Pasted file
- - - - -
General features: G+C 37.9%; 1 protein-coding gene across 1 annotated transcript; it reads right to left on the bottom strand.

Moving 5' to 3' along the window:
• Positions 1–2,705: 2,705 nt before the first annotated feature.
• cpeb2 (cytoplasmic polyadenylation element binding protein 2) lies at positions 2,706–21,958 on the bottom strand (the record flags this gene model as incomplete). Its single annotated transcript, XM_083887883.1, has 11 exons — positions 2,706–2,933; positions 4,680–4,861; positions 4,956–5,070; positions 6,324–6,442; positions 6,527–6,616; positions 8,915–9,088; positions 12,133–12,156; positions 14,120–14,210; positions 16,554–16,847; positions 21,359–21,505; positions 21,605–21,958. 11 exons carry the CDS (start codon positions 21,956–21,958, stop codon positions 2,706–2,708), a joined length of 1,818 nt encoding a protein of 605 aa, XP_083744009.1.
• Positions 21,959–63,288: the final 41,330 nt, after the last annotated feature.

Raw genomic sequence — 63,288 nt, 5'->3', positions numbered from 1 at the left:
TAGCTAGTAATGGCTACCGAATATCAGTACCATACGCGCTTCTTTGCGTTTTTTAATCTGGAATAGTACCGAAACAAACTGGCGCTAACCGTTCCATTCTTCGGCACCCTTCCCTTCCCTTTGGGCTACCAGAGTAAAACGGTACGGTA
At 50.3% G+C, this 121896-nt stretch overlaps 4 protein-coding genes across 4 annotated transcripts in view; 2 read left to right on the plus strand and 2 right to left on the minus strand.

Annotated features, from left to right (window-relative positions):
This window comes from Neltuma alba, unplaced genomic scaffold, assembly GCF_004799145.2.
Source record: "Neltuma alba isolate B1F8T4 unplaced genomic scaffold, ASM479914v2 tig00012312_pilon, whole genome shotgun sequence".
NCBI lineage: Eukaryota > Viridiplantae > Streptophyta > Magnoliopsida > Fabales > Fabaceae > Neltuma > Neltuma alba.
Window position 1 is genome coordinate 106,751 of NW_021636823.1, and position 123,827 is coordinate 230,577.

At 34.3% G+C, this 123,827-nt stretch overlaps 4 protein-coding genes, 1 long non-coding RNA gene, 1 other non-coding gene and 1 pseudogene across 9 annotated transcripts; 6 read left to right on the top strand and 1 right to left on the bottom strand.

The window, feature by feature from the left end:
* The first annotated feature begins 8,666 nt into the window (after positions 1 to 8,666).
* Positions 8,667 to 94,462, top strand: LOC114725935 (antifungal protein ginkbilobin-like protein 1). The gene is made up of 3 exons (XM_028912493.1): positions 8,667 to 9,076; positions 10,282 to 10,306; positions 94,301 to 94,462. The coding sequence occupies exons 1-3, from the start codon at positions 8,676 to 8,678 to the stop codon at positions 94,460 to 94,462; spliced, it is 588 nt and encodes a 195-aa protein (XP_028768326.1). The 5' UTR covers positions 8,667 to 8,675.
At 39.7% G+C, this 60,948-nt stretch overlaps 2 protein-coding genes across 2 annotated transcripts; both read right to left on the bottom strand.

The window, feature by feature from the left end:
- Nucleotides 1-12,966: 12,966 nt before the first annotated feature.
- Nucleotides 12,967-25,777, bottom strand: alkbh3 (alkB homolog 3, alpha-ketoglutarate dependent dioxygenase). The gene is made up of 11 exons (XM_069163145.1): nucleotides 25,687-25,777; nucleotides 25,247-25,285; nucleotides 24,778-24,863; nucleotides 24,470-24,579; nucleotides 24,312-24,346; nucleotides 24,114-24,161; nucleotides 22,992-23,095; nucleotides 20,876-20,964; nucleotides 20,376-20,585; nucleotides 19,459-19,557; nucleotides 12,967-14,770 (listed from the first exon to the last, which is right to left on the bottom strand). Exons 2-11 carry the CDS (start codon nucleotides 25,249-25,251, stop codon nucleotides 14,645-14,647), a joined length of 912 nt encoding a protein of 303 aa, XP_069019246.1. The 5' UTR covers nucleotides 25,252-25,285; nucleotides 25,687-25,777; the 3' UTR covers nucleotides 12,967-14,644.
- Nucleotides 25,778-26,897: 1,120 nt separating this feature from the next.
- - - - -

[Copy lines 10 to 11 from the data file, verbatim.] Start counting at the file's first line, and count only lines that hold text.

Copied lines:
This window comes from Neltuma alba, unplaced genomic scaffold, assembly GCF_004799145.2.
Source record: "Neltuma alba isolate B1F8T4 unplaced genomic scaffold, ASM479914v2 tig00012312_pilon, whole genome shotgun sequence".